On the 18th of December 2020, Malta's National Foreign Direct Investment Screening Office Act (the ‘NFDISO Act') was published, which came into force on the 11th October 2020 and implements Regulation (EU) 2019/452.
Last year, the NFDI Screening Office (“NFDI Office”) was set up in Malta, ahead of the publication of the NFDISO Act in compliance with the Regulation. In accordance with the NFDISO Act, the NFDI Office has the power and authority to assess, investigate, authorise, condition, prohibit or unwind a foreign direct investment (‘FDI') on grounds of security or public order in Malta, as well as implement screening decisions, report annually to the European Commission, and liaise with the authorities of third countries on FDI screening-related issues.
While the Regulation has been in force since April 2019, the NFDISO Act defines several terms, including “beneficial owner”, “foreign direct investment”, “foreign investor”, “management or control” and “undertaking of a third country”. The NFDISO Act also clarifies that “the establishing of lasting and direct links to carry on an economic activity in Malta” includes investments which enable effective participation in the management or control of the company carrying out such economic activity.
Prior to carrying out an investment, foreign investors and all persons involved in an FDI must notify the NFDI Office with the investment by submitting the Notification Form, in the following 4 circumstances:
- Where an investment is with respect to any of the ‘Relative Activities' as defined in the Schedule to the Act;
- Where, following an investment carried out in Malta, there is a plan to change the business activity of the foreign investor to one which affects any of the aforementioned Relative Activities;
- Where, following an investment carried out in Malta which affects any of the Relative Activities, the ownership structure of the investor changes, such that at least 10% is owned by foreign investors; or
- Where, following an investment carried out in Malta, the direct or indirect controlling interest of the company or group company changes and passes onto a foreign investor.
The information which is to be provided in the Notification Form includes the ownership structure of the foreign investor and undertaking, the approximate value of the FDI, the products, services and operations of the foreign investor and undertaking, the jurisdictions in which the foreign investor and undertaking conduct relevant business operations, the funding and source of the investment, as well as the date when the FDI is planned to be completed, or has been completed.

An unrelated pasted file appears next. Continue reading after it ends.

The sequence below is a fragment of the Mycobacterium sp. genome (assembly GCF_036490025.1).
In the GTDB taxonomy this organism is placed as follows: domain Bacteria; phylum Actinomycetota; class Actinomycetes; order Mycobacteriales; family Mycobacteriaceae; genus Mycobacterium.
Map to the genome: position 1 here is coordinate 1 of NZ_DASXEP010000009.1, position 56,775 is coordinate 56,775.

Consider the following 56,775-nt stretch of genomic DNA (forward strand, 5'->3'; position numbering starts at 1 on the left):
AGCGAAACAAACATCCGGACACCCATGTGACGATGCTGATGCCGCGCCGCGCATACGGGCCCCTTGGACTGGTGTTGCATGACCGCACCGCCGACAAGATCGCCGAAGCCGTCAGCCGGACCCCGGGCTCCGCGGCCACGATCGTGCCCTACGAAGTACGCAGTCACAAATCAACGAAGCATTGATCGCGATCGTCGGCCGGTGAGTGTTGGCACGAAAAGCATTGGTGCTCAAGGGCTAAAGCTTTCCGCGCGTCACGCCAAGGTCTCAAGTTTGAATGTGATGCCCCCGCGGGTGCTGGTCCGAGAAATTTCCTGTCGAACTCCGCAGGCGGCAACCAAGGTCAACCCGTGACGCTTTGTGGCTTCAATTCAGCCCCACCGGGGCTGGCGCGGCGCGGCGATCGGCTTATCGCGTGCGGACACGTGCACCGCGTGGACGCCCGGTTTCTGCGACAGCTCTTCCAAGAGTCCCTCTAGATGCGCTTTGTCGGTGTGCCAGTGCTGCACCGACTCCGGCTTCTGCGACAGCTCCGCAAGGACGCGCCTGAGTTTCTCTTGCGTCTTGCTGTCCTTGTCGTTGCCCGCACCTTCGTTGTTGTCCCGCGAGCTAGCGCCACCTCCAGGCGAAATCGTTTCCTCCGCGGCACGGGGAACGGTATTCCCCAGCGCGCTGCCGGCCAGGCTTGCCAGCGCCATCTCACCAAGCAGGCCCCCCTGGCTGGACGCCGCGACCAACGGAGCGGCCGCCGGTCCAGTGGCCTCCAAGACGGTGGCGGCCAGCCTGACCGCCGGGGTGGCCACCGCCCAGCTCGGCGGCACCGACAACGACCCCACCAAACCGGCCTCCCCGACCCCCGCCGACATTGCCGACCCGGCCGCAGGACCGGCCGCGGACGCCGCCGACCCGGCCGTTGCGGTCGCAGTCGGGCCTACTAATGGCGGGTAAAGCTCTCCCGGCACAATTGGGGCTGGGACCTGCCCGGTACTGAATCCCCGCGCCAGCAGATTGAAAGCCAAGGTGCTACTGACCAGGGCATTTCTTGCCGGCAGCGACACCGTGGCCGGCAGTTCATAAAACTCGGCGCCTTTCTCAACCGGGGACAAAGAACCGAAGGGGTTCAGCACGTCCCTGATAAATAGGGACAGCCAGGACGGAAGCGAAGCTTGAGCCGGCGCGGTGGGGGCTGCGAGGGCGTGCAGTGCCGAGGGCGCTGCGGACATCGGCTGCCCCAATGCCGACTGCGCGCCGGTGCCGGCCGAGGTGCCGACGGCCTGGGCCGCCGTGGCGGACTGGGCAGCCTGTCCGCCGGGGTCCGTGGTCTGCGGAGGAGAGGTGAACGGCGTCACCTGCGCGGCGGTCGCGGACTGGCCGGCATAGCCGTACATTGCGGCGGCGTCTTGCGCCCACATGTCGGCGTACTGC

Upon receipt of such notification, the NFDI Office shall, not later than 5 days from such receipt, determine whether the FDI shall be subject to screening. Where the Office concludes that the FDI shall in fact be subject to screening in accordance with the Act, the NFDI Office shall inform the foreign investor within 5 days from the date of its decision. This will trigger the cooperation mechanism and within 60 calendar days, the NFDI Office must determine whether the FDI may affect the security or public order of Malta. This 60-day period may be extended by the NFDI Office where it deems necessary.
If the Office concludes that the FDI affects the security or public order of Malta, it may condition, prohibit or unwind such investment. The Office may also impose administrative penalties according to Article 17 of the Act.
Finally, it is to be noted that the Administrative Review Tribunal, which was set up back in 2006 for the purpose of reviewing administrative acts, as established by the Administrative Justice Act, Chapter 490 of the Laws of Malta, shall be the competent Tribunal to hear any appeals from decisions or administrative penalties imposed by the NFDI Office.
The content of this article is intended to provide a general guide to the subject matter. Specialist advice should be sought about your specific circumstances.